Rep. Mike Gallagher: Is Congress nonessential? It's acting that way — but here's how we can fix that

Get all the latest news on coronavirus and more delivered daily to your inbox. Sign up here

The coronavirus crisis has forced all Americans to ask the question: what are the essential and non-essential things in our lives?

Amid this debate, as Americans struggle to survive the shutdown and as our country struggles to avoid a prolonged recession, it is odd that Congress, through its actions, would openly declare itself nonessential. Congress has, after all, not congressed in any meaningful sense for over two months.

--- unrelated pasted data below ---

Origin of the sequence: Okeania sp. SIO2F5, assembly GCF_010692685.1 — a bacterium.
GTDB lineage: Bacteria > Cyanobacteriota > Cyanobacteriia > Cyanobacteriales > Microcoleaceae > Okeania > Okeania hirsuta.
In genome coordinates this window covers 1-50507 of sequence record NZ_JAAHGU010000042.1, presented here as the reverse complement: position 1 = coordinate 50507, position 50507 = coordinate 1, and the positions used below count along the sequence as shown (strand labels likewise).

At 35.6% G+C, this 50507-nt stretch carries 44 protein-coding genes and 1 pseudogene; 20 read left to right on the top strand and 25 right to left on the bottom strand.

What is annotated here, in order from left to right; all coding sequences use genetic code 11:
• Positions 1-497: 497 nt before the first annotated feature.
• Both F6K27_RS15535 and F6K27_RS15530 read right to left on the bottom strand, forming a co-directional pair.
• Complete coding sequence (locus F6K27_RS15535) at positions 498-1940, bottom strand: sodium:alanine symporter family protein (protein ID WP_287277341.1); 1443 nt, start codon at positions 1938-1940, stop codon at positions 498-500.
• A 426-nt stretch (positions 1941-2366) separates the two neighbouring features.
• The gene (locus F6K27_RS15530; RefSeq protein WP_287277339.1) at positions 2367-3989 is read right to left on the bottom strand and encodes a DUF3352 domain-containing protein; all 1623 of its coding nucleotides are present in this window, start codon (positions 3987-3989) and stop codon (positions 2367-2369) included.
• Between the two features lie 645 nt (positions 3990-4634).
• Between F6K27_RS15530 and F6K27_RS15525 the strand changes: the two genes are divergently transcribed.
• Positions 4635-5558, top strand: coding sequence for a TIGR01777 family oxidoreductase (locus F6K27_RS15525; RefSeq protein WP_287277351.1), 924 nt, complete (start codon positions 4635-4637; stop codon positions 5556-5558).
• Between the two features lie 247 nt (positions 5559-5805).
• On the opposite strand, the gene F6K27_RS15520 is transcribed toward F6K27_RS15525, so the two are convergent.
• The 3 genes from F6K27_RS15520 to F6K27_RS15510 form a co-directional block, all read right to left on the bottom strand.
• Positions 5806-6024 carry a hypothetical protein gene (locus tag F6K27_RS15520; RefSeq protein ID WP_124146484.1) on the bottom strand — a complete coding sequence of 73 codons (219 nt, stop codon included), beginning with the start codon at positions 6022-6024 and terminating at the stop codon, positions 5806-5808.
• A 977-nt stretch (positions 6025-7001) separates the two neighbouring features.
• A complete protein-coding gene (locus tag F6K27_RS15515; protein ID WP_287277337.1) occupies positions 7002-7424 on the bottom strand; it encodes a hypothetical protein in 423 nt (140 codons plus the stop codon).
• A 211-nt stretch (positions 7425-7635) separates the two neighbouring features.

During this time the largest spending bill in American history passed without amendments or a recorded vote. Last week Speaker Nancy Pelosi, D-Calif., passed a rule allowing Congress to stay out of session until mid-July and a proxy voting proposal that would undo centuries of precedent and allow the speaker to pass legislation with less than 25 out of 435 members present.

AVELLA AND DUGAN: GEORGIA VS. CORONAVIRUS — THESE PRINCIPLES OF DEMOCRACY MADE ALL THE DIFFERENCE

In other words, approximately 5 percent of the members of Congress are essential and the rest of us are nonessential.

These developments should not come as a surprise. They are essentially the culmination of decades of dereliction of constitutional duty by Congress.

View Source